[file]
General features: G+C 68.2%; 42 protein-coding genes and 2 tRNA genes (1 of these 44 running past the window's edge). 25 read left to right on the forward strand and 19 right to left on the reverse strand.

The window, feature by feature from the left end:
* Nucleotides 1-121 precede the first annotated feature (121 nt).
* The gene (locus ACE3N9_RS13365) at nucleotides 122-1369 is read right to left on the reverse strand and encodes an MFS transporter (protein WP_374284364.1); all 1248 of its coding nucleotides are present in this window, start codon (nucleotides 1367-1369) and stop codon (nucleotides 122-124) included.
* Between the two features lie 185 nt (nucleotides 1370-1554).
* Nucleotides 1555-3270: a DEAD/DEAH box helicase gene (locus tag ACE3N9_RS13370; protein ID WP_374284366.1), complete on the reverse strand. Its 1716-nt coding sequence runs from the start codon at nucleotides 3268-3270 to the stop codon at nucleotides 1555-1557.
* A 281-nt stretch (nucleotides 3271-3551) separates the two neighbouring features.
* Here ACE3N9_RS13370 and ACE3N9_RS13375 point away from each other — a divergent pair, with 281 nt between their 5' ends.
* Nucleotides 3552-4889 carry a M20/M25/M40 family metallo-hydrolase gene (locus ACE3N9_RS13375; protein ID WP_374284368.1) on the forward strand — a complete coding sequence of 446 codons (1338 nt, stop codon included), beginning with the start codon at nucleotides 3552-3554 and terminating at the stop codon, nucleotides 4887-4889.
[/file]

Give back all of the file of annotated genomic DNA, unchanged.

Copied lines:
General features: G+C 68.2%; 42 protein-coding genes and 2 tRNA genes (1 of these 44 running past the window's edge). 25 read left to right on the forward strand and 19 right to left on the reverse strand.

The window, feature by feature from the left end:
* Nucleotides 1-121 precede the first annotated feature (121 nt).
* The gene (locus ACE3N9_RS13365) at nucleotides 122-1369 is read right to left on the reverse strand and encodes an MFS transporter (protein WP_374284364.1); all 1248 of its coding nucleotides are present in this window, start codon (nucleotides 1367-1369) and stop codon (nucleotides 122-124) included.
* Between the two features lie 185 nt (nucleotides 1370-1554).
* Nucleotides 1555-3270: a DEAD/DEAH box helicase gene (locus tag ACE3N9_RS13370; protein ID WP_374284366.1), complete on the reverse strand. Its 1716-nt coding sequence runs from the start codon at nucleotides 3268-3270 to the stop codon at nucleotides 1555-1557.
* A 281-nt stretch (nucleotides 3271-3551) separates the two neighbouring features.
* Here ACE3N9_RS13370 and ACE3N9_RS13375 point away from each other — a divergent pair, with 281 nt between their 5' ends.
* Nucleotides 3552-4889 carry a M20/M25/M40 family metallo-hydrolase gene (locus ACE3N9_RS13375; protein ID WP_374284368.1) on the forward strand — a complete coding sequence of 446 codons (1338 nt, stop codon included), beginning with the start codon at nucleotides 3552-3554 and terminating at the stop codon, nucleotides 4887-4889.